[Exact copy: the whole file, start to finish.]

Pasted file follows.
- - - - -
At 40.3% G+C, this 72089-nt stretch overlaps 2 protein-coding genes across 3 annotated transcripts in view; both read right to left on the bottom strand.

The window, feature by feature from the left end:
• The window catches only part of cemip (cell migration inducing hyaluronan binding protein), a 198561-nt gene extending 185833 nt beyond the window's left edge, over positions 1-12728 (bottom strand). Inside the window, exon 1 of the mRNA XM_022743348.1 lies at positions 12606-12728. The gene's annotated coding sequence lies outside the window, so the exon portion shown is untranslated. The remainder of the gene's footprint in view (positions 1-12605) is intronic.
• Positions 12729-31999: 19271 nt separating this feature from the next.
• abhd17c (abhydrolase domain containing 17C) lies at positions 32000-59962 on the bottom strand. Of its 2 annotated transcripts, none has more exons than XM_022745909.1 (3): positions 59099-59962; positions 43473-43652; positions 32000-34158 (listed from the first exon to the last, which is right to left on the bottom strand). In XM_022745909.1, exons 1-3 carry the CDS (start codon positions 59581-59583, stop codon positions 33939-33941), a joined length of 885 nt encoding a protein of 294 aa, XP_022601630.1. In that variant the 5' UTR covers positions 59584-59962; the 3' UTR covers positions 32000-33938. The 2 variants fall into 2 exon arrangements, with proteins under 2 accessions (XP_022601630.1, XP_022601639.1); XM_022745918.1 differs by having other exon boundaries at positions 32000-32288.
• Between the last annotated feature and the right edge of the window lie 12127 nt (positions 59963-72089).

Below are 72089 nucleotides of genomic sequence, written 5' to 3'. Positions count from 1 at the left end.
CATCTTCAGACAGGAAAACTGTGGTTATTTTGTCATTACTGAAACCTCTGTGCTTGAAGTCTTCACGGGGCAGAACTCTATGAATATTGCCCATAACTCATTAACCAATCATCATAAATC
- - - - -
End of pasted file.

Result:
At 40.3% G+C, this 72089-nt stretch overlaps 2 protein-coding genes across 3 annotated transcripts in view; both read right to left on the bottom strand.

The window, feature by feature from the left end:
• The window catches only part of cemip (cell migration inducing hyaluronan binding protein), a 198561-nt gene extending 185833 nt beyond the window's left edge, over positions 1-12728 (bottom strand). Inside the window, exon 1 of the mRNA XM_022743348.1 lies at positions 12606-12728. The gene's annotated coding sequence lies outside the window, so the exon portion shown is untranslated. The remainder of the gene's footprint in view (positions 1-12605) is intronic.
• Positions 12729-31999: 19271 nt separating this feature from the next.
• abhd17c (abhydrolase domain containing 17C) lies at positions 32000-59962 on the bottom strand. Of its 2 annotated transcripts, none has more exons than XM_022745909.1 (3): positions 59099-59962; positions 43473-43652; positions 32000-34158 (listed from the first exon to the last, which is right to left on the bottom strand). In XM_022745909.1, exons 1-3 carry the CDS (start codon positions 59581-59583, stop codon positions 33939-33941), a joined length of 885 nt encoding a protein of 294 aa, XP_022601630.1. In that variant the 5' UTR covers positions 59584-59962; the 3' UTR covers positions 32000-33938. The 2 variants fall into 2 exon arrangements, with proteins under 2 accessions (XP_022601630.1, XP_022601639.1); XM_022745918.1 differs by having other exon boundaries at positions 32000-32288.
• Between the last annotated feature and the right edge of the window lie 12127 nt (positions 59963-72089).

Below are 72089 nucleotides of genomic sequence, written 5' to 3'. Positions count from 1 at the left end.
CATCTTCAGACAGGAAAACTGTGGTTATTTTGTCATTACTGAAACCTCTGTGCTTGAAGTCTTCACGGGGCAGAACTCTATGAATATTGCCCATAACTCATTAACCAATCATCATAAATC